It sufficiently appears that the petitioner has had no such hearing. He was not allowed to know anything of the evidence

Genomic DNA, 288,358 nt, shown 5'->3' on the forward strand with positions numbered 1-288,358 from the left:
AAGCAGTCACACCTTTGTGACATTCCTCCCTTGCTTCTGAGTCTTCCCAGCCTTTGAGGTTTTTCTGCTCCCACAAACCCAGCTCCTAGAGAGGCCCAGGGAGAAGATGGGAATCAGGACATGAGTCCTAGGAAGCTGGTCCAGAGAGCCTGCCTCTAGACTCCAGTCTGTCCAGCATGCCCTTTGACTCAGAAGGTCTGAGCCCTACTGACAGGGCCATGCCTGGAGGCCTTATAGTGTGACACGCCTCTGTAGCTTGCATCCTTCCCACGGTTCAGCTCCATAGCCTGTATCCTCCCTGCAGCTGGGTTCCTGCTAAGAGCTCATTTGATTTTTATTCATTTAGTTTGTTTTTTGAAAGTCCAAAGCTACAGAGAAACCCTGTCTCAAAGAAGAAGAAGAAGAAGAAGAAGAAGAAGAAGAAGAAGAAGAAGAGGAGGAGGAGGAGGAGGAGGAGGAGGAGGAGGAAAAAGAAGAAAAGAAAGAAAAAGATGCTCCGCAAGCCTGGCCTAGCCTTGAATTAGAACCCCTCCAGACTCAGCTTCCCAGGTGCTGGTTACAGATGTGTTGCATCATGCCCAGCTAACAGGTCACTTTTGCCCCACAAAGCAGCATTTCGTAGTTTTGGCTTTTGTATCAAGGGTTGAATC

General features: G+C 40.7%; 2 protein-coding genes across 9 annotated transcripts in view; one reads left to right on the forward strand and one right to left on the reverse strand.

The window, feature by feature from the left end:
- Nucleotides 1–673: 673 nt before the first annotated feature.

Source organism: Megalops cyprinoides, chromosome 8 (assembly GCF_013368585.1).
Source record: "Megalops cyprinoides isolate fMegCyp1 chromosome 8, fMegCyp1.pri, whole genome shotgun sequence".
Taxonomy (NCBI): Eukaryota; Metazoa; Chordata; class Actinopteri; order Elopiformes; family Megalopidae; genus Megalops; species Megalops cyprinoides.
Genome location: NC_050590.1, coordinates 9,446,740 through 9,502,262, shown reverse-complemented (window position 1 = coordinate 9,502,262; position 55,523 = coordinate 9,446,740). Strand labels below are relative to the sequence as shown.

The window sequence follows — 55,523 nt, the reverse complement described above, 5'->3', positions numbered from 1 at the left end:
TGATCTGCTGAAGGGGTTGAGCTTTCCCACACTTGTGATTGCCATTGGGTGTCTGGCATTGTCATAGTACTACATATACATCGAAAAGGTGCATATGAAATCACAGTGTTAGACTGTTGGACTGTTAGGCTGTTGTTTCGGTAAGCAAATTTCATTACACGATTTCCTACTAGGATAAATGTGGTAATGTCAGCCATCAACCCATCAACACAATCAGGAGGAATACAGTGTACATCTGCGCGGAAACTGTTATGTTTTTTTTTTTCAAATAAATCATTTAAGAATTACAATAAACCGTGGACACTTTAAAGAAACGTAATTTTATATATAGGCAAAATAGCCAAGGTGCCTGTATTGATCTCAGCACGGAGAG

on which the charge and specifications against him were based. His request for information and for the production of the testimony against him was expressly refused. He was not allowed to be sworn. He asked for the production of the letters which he had sent to the street department, and which might be and were claimed to be material to the second specification against him, and this was refused. Mr. Adams, who at that hearing represented the respondent, justified the course taken on the alleged ground that the hearing was not a judicial one. On Mr. Adams's advice the petitioner was not allowed to ask any questions of the respondent. Permission to attend the hearing apparently was refused by the respondent to employees of the department whose testimony the petitioner desired to put in. The petitioner never had the hearing to which he was entitled. He was merely allowed to make such statement as he desired. We can find in the course adopted nothing more than an attempt to evade the provisions of the statute, as in Garvey v. Lowell, 199 Mass. 47 , and Ingram v. Jersey City, 34 Vroom, 542. If there were any possible doubt upon this question, it would be removed by the testimony of the respondent given before the single justice which, taken in connection with the admission of the petitioner's veracity made at the hearing before the respondent, came very near to being a complete vindication of the petitioner. Although it is true that the respondent's determination would have been final and conclusive if the hearing provided for by the statute had really been given to the petitioner, Gaw v. Ashley, 195 Mass. 173 , 177, upon the facts before us the removal was unlawful, and a peremptory writ of mandamus must issue as prayed for.